Right know the garden is taking all of my focus. We still have about 4 weeks before we can start planting outside, but that doesn’t mean I can be ready to go once all danger of frost has passed us. Dale can already begin working in his greenhouse (lucky dog) but I have to wait. So during the winter I was plotting and planning my garden beds, and how I will use them this year. Cleaning out the dead and decaying plant material as well as beautifying the garden itself are things I can do now while waiting. It’s also a good time to start some seeds inside, so I can get a jump start on my planting.
Also scouring my own seeds to know what I have, as well as ordering seeds from reputable sellers so I will have everything ready to go once the time has come to plant outdoors.
The Garage, aka The Workshop
You can be doing garage projects during the winter, but for me, it is a lot easier to organize and clean and work in the garage (my workshop) when I can keep the overhead door open. Also, our garage gets COLD, so I don’t really like working out there when the temperature outside is below zero. It isn’t any fun to work in the cold when I can see my breath, no thanks. So I make my plan of attack happen when the temperature starts to rise.
I start by opening the doors, and organizing the shelving units, and looking to see where I can make more space for camping gear, and I also rearrange my gardening equipment and outdoor tools, to take inventory of what I have, and what I will need.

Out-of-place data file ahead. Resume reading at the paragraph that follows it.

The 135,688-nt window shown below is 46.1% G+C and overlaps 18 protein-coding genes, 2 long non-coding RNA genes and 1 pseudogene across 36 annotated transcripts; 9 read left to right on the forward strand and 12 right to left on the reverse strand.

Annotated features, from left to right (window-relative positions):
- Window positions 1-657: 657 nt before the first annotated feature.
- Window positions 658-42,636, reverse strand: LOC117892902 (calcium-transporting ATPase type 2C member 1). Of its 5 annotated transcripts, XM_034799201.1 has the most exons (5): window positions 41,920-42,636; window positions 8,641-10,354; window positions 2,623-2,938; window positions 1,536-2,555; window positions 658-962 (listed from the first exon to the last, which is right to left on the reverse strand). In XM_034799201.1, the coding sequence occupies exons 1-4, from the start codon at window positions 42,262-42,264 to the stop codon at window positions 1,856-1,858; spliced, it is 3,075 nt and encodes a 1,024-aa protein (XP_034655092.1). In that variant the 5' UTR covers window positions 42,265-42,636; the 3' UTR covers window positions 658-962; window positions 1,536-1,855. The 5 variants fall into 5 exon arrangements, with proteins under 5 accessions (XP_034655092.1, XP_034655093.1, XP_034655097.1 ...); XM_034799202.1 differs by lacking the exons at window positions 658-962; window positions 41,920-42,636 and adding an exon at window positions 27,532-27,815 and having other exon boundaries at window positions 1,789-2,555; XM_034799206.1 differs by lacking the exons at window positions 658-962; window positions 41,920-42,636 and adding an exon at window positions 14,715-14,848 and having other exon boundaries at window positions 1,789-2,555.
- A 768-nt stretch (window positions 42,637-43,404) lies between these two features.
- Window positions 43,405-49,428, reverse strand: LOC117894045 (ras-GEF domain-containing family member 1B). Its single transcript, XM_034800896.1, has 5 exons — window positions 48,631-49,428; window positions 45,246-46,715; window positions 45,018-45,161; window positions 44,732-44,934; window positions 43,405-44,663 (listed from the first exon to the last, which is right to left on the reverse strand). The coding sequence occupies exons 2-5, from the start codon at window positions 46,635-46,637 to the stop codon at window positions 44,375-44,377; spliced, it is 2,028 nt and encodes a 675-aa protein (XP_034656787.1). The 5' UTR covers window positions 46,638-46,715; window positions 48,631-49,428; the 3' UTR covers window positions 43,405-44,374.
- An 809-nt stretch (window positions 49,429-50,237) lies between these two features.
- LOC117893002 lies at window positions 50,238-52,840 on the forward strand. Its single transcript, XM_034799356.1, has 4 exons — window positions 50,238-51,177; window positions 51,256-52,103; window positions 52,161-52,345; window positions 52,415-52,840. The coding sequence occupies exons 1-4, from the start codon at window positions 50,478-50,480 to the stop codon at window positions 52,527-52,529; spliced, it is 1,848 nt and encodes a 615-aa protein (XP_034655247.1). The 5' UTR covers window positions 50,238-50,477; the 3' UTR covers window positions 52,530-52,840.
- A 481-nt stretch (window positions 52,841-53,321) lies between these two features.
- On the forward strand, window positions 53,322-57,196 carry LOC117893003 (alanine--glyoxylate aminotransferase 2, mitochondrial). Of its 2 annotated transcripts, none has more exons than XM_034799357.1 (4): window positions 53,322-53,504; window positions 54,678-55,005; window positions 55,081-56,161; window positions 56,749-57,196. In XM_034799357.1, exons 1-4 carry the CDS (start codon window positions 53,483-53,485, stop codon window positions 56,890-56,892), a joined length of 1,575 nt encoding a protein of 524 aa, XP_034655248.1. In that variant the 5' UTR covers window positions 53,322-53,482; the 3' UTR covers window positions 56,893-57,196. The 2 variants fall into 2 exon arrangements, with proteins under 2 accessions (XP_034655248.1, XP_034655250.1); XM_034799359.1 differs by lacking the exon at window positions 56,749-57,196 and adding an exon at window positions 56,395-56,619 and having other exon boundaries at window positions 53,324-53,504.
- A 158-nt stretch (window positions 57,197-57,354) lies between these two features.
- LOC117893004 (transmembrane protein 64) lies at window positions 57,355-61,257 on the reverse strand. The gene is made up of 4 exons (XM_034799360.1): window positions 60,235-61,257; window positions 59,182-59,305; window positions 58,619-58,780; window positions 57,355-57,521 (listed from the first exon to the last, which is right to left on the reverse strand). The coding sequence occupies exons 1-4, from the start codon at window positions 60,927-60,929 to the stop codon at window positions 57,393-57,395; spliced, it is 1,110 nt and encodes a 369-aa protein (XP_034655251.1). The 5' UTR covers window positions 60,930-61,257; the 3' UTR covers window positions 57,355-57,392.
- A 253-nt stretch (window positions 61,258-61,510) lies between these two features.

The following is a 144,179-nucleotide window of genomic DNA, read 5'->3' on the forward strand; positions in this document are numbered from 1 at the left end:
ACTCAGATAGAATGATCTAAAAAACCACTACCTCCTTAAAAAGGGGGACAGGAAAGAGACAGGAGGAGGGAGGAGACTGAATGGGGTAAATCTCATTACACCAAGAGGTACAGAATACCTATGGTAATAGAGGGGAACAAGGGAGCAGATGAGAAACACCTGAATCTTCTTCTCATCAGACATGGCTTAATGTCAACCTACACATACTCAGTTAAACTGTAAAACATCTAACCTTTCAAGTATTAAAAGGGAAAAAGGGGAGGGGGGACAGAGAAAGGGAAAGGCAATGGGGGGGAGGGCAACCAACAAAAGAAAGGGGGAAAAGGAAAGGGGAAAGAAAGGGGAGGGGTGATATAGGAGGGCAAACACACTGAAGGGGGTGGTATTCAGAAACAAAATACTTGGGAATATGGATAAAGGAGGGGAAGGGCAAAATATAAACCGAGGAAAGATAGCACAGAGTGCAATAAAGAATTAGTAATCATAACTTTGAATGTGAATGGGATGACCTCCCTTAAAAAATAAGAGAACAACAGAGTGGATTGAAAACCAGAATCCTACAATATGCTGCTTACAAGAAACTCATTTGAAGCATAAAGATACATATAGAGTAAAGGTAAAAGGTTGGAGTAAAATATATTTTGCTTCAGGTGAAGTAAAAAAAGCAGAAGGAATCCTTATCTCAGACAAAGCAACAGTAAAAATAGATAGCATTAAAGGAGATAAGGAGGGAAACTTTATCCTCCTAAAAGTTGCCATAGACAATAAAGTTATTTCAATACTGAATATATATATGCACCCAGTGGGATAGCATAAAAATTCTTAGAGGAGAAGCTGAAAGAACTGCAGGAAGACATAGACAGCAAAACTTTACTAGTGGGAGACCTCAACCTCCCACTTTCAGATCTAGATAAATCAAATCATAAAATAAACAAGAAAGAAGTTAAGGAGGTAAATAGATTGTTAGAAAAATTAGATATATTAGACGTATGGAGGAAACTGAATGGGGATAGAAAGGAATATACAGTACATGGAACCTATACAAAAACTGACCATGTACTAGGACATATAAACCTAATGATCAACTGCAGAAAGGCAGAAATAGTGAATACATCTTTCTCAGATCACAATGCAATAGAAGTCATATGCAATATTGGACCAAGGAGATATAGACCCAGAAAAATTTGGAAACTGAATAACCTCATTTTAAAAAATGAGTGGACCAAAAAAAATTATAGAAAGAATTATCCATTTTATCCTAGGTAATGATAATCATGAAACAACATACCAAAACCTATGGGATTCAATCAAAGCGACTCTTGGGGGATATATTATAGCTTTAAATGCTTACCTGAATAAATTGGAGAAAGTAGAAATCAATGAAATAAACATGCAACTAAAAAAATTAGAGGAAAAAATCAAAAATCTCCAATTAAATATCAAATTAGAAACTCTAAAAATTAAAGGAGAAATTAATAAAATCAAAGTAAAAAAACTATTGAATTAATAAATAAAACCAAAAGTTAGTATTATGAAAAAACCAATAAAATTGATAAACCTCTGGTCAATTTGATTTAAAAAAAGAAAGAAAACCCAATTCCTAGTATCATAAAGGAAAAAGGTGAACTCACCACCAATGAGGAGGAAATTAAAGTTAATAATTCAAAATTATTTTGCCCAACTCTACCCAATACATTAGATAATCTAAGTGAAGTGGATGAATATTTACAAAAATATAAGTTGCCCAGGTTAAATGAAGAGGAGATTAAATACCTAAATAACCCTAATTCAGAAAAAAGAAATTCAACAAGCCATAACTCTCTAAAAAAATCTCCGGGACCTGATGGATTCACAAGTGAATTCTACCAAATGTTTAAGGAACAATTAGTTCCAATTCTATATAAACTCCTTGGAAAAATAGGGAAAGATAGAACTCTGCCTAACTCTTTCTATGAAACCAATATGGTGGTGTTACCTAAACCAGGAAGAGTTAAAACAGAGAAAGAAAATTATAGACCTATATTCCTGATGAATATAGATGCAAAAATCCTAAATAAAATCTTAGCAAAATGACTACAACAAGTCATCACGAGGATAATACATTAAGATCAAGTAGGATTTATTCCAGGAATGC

By doing this before I need it, I will be able to make the most of my evenings and weekends without taking extra trips into town which would cut into my time to be working. And when thinking about trips into town, I try to do the planning so that when I do get a lunch while I am at work, I use that time to run to Home Depot, or wherever I need to go so I won’t have to make an unplanned trip once I am already at home.
I also make a list of different projects I want to complete over the next several months which include building a farmhouse dining room table, and building several sets of horse jumps in order to fund our prepping expenditures throughout the summer.
While most people are planning family vacations to faraway places, ours are a little bit different. Instead of spending a lot of money to go really far, or making one vacation plan, we choose to explore the beautiful country we live in.
We will plan smaller weekend trips to places we can drive. We don’t have to worry about getting a hotel room, because we bring it with us. We were able to purchase a pop-up travel trailer for a steal, and fix it up. So now, we can go places and basically bring our hotel with us.
You also don’t need to really go that far away from home. Do a weekend nature walk, learn about what is in your area as far game, plants, and resources. Or you can take a weekend class in firearm training, or outdoor skills.
As the summer will go on, our long term food storage and home canned goods will need to be rotated as we add to it with freshly canned vegetables jams and fruits. So before we start canning like fools, it is good to know what we have, what we love, and what we have plenty of. This also goes into my gardening plan, so knowing what we have helps.